Now, it’s been nearly two years since the film’s limited US release, and it’s finally arrived on US home video, in an unsurprisingly underwhelming DVD-only release. Perhaps Criterion or another label with an IFC deal was considering picking up the film, but it’s not hard to see why other labels must have eventually passed. Porumboiu is one of the marquee names in Romanian filmmaking, but this is a minor effort.
All that early buzz focused on the film’s ending — the DVD’s lead pull-quote is A.O. Scott gushing about the “punchline — and one can understand why, as it starkly and charmingly departs from the deadpan bureaucratic comedy of the rest of the film. But viewed with some distance from the hype surrounding the film’s premiere, this is a conclusion that mostly just provokes a shrug.
More memorable is the sequence in which protagonist Costi (Toma Cuzin) and his neighbor Adrian (Adrian Purcarescu) hire a guy with a metal detector to search Adrian’s family’s property, reputed to have buried treasure somewhere on its grounds. Here, Porumboiu’s sense of low-key comedy shines, as a series of minor exasperations mount in a tidily built tower of annoyance. The following 20 minutes just feel like stalling to get to that ending. Is it really worth it?
Even taking into account the limitations of the format, the image on IFC’s DVD release is not great, plagued with a fuzziness that doesn’t do any favors to a film mostly composed in medium and long shots. Aside from some trailers, you won’t find any extras either.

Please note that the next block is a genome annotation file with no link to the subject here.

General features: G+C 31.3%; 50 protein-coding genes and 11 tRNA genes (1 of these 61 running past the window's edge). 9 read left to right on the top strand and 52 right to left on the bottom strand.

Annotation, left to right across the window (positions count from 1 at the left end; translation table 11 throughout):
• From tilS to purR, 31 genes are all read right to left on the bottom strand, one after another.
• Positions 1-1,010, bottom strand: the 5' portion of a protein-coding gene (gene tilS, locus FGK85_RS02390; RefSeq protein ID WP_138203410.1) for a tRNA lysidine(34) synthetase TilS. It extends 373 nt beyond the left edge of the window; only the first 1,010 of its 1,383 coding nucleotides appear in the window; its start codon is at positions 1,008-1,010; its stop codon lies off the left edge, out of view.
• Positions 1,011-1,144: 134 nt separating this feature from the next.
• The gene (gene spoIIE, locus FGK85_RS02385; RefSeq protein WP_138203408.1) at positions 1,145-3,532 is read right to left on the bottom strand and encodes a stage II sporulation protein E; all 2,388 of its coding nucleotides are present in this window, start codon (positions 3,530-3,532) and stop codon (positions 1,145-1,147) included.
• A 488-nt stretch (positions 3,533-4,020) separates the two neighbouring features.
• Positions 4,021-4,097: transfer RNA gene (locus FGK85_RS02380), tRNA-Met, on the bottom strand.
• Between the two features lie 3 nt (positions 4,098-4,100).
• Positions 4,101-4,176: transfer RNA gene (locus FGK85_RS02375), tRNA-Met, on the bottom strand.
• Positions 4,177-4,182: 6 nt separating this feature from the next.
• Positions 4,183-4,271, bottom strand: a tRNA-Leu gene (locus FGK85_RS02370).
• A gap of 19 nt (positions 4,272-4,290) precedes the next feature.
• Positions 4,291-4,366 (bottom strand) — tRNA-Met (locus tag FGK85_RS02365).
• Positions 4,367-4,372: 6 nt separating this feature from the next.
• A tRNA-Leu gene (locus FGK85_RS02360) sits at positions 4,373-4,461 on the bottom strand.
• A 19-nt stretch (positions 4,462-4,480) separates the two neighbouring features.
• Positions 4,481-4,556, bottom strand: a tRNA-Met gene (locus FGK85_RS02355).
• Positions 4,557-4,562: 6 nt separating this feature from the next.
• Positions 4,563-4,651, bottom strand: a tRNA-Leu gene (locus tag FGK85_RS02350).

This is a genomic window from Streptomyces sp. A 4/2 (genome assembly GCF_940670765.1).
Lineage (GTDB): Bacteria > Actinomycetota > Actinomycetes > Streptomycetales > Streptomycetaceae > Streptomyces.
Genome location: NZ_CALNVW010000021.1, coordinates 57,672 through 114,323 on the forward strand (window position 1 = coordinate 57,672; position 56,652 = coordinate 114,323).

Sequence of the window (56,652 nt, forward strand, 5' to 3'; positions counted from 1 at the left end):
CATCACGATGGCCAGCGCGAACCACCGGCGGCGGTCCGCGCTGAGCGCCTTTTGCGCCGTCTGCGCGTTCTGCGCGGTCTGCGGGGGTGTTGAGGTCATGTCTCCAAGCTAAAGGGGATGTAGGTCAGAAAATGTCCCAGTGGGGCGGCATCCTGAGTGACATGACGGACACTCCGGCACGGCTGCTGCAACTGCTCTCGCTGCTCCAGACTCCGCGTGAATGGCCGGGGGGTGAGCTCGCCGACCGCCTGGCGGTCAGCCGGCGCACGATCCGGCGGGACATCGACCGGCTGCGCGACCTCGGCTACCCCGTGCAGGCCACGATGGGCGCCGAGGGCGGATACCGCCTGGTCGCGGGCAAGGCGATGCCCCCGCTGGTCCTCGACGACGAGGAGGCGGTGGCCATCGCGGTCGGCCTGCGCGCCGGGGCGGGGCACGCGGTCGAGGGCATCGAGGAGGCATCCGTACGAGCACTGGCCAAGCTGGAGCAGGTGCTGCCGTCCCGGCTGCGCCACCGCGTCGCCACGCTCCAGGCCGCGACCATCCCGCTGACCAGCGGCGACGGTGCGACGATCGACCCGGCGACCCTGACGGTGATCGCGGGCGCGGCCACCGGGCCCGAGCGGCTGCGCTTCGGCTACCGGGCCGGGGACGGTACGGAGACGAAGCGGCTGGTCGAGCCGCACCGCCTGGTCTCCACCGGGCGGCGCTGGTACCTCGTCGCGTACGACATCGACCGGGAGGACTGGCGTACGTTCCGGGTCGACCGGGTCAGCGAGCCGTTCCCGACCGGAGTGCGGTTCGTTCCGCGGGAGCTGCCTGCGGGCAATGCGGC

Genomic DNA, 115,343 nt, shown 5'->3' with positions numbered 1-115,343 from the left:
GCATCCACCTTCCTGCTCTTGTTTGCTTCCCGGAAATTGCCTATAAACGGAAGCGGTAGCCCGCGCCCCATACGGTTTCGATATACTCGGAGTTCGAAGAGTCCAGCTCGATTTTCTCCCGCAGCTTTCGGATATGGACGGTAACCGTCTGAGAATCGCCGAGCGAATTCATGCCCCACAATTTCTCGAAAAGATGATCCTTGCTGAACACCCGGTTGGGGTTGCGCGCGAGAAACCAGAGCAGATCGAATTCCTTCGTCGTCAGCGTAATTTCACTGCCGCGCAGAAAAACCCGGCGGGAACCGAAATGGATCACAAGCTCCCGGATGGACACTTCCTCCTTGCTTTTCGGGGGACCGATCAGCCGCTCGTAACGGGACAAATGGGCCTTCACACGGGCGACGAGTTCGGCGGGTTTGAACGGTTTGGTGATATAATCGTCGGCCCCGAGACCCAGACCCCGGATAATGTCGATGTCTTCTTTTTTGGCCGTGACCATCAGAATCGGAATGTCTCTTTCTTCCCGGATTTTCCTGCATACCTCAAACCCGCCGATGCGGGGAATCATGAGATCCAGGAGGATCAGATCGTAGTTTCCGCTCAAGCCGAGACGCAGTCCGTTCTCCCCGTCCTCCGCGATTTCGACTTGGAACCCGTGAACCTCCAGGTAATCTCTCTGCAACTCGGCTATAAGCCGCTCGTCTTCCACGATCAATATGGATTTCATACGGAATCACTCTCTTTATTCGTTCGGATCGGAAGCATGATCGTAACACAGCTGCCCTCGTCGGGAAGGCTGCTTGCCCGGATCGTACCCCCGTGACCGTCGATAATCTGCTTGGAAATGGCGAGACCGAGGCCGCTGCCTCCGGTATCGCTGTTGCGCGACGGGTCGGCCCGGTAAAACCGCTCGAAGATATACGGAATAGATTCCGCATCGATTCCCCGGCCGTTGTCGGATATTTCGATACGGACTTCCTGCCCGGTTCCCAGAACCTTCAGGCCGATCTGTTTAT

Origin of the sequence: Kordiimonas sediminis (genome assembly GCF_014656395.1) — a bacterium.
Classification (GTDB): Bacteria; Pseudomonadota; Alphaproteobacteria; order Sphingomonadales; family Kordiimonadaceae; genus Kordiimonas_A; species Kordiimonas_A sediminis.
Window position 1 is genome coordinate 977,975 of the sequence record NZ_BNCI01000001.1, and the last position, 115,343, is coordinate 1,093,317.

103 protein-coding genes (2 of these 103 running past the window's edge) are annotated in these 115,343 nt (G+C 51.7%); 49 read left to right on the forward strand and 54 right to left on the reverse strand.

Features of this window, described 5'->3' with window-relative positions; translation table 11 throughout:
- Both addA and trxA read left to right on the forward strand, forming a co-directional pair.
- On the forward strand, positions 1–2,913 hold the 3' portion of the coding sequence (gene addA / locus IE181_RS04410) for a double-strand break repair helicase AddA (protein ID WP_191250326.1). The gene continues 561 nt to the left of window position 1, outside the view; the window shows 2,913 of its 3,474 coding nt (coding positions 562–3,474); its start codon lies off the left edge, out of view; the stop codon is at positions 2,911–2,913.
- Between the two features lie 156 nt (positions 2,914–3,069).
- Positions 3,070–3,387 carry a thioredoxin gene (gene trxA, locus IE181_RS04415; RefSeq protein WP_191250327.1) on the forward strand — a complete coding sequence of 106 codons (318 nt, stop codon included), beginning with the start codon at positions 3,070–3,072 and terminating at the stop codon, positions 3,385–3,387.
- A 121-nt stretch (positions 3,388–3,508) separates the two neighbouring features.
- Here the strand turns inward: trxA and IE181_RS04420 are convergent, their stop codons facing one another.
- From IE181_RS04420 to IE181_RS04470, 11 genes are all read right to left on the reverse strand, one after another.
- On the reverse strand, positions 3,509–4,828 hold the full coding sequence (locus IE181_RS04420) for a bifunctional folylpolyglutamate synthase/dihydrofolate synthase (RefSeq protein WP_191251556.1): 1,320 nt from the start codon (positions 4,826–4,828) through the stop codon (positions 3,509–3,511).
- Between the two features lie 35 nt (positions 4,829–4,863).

IFC / 2015 / Color / 2.35:1 / 89 min / $24.98
The Big Knife (1955)
The follow-up to one of the greatest noirs ever, the apocalyptic Kiss Me Deadly (1955), Robert Aldrich’s The Big Knife turns his attention to Hollywood venality. Based on the Clifford Odets’ play (revived on Broadway a few years ago, but otherwise fairly low-profile), the film is patently ridiculous melodrama, florid language and amped-up emotions stewing together inside the Hollywood estate of marquee icon Charles Castle (Jack Palance).
Under Aldrich’s direction, this material is compulsively watchable, careening from heightened moment to heightened moment with a cast full of actors hungry to devour each scene they’re in. Palance grimaces and grumbles, determined not to re-sign his studio contract, despite the best efforts of boss Stanley Shriner Hoff (Rod Steiger), who has a host of blackmail tactics up his sleeve. Castle wants to reconcile with his semi-estranged wife, Marion (Ida Lupino), but his attentions are divided between her, Hoff, liquor and the host of visitors that traipse through his house, including Jean Hagen and Shelley Winters.
Like Mike Nichols with his adaptation of Who’s Afraid of Virginia Woolf? (1966), Aldrich understands that a theater-to-film adaptation can embrace the limitations of so-called “stagy” material, and he turns Castle’s home into a pressure-cooker, with only a handful of scenes that venture outside its confines. The material may be pulpy — even risible in its depiction of substance abuse — but it’s easy to buy in with the way Aldrich builds the framework for it.
Arrow’s 1080p, 1.85:1 transfer is heaven for lovers of black-and-white films with heavy grain structure. Sourced from a new 2K restoration, the image handles the grain exceptionally well, with only a few moments of density fluctuation scattered here and there. Fine detail is abundant, grayscale separation is rich and images are consistently sharp. The uncompressed 2.0 mono mix sounds good on the surface, though there’s a persistent low-level hiss that’s noticeable if turned up loud enough.
Extras include an audio commentary from critics Glenn Kenny and Nick Pinkerton and an archival interview with Saul Bass on his titles work. A trailer and a vintage featurette are also included.
Arrow Video / 1955 / Black and white / 1.85:1 / 111 min / $39.95
Dusty Somers is a Seattle-based writer and editor who splits his critical ambitions between writing Blu-ray & DVD reviews and theater criticism. He’s a member of the Online Film Critics Society and Seattle Theater Writers.